Twenty three years ago, I met this skinny metal head at a night club. We sat down and started talking over some beers, and before we knew it, we were living together, married, with a kid and a house in the suburbs. We blinked again, and we had an adult child and found ourselves living in another country on the opposite side of the world.

And while we have had our ups and downs, I would not walk this path with anyone else.

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25 March 2018

On social media

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Most people who know me well know how much I absolutely hate having to use the telephone. As in, phone a human and speak to them. I struggle to read queues as it is, and without being able to see the person’s face, I am completely befuddled by telephone conversations. Having to make a telephone call fills me with a dread only matched by finding a spider somewhere near my person. As a socially awkward introvert, I have really loved living in the age of social media. It has meant that I could keep in touch with family, friends, acquaintances, and colleagues from all over the world without having to directly interact.

The downside of the social media age, however, is that we, and our information, have become products. Not too long ago, you only had to take care what you share if you were a public figure of sorts, but in the last few years this has shifted tremendously when companies and politicians realised that public opinion could be swayed by analytics and injection of half-truths into the public narrative. And while I have nothing to hide, I am certainly not comfortable with just anyone having access to my information, or that of my family and friends.

And so I have been considering slowly extracting myself from certain social media sites, especially Facebook.

I tried it briefly this week, but realised that one of the ways they keep you hooked into the matrix is by allowing you to use your Facebook account to sign into to many other sites. So I need to work through each of the other sites, change my log-in method first and then I can disable my Facebook account again.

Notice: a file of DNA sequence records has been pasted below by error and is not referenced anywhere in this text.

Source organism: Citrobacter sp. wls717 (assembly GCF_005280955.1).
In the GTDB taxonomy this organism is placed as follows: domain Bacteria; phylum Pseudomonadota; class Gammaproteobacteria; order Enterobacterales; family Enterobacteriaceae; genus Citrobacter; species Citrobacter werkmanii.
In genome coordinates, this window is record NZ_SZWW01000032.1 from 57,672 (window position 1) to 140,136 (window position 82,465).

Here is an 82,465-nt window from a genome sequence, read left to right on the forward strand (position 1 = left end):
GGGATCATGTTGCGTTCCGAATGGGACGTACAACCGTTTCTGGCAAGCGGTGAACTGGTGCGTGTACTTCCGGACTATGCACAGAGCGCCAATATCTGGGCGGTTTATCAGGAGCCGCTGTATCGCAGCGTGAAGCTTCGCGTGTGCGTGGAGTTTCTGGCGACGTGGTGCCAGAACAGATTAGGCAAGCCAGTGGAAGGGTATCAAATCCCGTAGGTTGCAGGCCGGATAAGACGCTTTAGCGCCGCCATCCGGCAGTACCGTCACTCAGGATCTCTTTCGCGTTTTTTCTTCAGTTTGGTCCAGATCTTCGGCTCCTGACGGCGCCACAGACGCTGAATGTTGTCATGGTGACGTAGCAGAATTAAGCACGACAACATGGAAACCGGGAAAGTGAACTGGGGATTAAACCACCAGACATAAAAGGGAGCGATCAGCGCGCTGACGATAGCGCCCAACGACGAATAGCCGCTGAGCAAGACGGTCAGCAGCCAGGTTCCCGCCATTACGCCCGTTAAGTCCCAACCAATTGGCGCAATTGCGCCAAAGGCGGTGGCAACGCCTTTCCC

It does leave me with a vacuum, as there is currently nothing really to replace it. And, when divorcing Facebook, it also means leaving WhatsApp and Instagram behind, because, well, they’re both members of the Facebook family.

In the mean time, I have locked down my Facebook account as much as possible. Which only goes so far in, especially since some of my connections on Facebook are to people who insist on completing every single quiz under the sun – quizzes being one of the main methods of harvesting information without our permission, and not just our own information, but information about every single person we are connected to.

I am grateful that I grew up in a time when we did not need to consider these things, and avoiding stranger danger was something we only had to worry about in person. I am constantly aware of how difficult it must be to be a young person growing up in this time, where they not only have to deal with the general anxieties of growing up, but also with the ability for dangerous situations to infiltrate their lives in a way we cannot even imagine.

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I am not sure how to move forward, because I have enjoyed staying in touch, but I know I no longer feel safe on Facebook, and so will probably continue with the divorce proceedings without finding a new social space for a while.